This paper discusses land use patterns of hunter–gatherers inhabiting arid grasslands of later Pleistocene East Africa, inferred from an analysis of raw material economy in five Later Stone Age (LSA) lithic assemblages from Lukenya Hill, southern Kenya. Later Stone Age lithic assemblages at Lukenya fall into two groups, one based predominantly on the use of quartz to manufacture scrapers and other flake tools, and the second using greater amounts of rarer chert and obsidian lithic materials to manufacture microliths. Aspects of raw material use, coupled with ethnographic data on how food and water abundance affects Kalahari forager land use, indicate that the first group of sites had longer occupations by groups with smaller home ranges. The second group of sites had shorter occupations by more mobile groups with larger home ranges. The paper compares the land use patterns of arid grassland LSA foragers, like those at Lukenya Hill, with those in woodland and forest areas of Central and Southeastern Africa. Improvements in the ability to procure food, such as the development of fishing and fowling technologies or better hunting projectiles, allowed grassland groups to become more mobile in the later LSA, while foragers in wetter parts of Africa, including woodlands, riverine areas, and lakeshores, seem to have intensified the procurement of fish and plant foods. The processes of economic specialization taking place in both grassland and woodland areas of Later Stone Age Africa may have parallels in other parts of the Old World.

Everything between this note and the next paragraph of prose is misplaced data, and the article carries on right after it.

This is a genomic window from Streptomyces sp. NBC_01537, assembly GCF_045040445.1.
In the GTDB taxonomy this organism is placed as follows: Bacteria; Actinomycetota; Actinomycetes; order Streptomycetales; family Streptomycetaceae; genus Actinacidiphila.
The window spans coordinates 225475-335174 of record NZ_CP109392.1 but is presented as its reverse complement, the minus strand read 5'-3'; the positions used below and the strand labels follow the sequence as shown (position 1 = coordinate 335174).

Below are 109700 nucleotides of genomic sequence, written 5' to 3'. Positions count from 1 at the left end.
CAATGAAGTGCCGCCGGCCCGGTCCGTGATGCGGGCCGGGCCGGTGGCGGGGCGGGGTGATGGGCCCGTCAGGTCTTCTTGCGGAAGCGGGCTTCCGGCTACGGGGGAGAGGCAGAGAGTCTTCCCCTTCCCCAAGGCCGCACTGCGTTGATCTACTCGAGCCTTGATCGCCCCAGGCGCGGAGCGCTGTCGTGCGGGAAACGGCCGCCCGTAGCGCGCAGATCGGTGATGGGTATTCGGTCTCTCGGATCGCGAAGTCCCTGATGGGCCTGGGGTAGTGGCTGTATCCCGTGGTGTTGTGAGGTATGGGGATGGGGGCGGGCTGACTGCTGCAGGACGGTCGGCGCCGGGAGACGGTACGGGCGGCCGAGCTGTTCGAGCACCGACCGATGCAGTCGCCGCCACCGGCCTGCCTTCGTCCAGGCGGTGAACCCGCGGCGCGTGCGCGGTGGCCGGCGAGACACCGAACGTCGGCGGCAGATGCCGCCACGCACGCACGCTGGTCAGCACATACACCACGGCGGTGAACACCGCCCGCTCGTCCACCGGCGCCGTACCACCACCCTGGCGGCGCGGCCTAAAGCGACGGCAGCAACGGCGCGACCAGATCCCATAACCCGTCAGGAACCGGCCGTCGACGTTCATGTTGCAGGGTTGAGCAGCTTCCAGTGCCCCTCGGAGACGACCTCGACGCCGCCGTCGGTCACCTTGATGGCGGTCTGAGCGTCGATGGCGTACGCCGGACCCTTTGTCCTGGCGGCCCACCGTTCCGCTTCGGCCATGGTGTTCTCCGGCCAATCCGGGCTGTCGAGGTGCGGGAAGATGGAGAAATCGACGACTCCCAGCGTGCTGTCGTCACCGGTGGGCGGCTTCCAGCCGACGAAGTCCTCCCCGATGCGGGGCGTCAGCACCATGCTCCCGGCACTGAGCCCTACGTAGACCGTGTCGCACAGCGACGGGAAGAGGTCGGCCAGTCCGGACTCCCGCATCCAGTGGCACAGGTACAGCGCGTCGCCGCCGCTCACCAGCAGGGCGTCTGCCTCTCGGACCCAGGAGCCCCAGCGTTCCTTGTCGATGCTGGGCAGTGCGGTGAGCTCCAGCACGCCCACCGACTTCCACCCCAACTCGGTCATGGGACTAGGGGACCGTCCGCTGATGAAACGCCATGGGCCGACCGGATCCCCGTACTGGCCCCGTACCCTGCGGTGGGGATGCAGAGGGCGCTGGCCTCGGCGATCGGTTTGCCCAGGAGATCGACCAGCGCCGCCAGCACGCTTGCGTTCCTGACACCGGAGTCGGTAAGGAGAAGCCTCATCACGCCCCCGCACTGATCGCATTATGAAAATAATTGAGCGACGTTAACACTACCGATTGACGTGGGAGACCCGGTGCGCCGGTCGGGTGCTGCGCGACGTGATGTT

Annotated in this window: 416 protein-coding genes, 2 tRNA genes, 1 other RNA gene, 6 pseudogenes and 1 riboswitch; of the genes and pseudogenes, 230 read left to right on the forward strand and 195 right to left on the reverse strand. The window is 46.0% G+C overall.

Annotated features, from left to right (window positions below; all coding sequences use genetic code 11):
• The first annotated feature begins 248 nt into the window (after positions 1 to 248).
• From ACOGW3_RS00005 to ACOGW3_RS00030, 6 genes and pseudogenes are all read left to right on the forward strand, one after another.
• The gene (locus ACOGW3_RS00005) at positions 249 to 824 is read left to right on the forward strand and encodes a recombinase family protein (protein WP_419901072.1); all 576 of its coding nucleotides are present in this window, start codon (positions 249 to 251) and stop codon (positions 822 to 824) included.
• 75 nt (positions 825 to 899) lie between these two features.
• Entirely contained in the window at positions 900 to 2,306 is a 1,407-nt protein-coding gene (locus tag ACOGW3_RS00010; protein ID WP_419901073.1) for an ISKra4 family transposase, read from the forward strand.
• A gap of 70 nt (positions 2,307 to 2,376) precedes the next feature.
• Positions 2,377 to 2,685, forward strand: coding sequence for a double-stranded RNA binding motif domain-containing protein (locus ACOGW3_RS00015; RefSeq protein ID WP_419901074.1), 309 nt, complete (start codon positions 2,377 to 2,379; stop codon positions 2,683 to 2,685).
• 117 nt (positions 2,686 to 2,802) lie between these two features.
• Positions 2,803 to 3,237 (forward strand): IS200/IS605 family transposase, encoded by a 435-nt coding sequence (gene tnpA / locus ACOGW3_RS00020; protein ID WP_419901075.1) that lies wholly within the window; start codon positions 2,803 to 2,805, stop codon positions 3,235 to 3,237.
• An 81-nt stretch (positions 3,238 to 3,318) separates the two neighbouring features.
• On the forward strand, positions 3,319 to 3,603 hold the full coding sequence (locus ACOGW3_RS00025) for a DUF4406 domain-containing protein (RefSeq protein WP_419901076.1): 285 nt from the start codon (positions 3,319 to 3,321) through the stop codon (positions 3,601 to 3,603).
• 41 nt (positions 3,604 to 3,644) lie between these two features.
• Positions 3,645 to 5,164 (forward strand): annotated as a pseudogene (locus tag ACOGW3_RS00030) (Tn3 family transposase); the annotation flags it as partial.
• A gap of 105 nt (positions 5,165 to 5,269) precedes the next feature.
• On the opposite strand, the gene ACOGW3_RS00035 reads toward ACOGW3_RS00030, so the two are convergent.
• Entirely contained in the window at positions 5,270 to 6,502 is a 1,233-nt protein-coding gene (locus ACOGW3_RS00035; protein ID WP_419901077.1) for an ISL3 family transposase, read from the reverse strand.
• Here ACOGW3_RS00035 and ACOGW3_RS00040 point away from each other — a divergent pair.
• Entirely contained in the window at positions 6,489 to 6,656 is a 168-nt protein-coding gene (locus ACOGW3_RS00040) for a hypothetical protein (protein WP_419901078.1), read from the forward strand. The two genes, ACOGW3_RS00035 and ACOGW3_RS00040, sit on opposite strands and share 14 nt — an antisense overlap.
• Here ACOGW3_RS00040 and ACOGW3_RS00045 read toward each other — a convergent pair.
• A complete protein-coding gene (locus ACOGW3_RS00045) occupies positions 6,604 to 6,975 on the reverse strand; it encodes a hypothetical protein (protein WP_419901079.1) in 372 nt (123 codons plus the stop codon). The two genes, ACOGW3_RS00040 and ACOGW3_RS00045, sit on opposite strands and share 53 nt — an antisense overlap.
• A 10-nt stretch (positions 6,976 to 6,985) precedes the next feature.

Something I’ll read tomorrow, I have housework to do.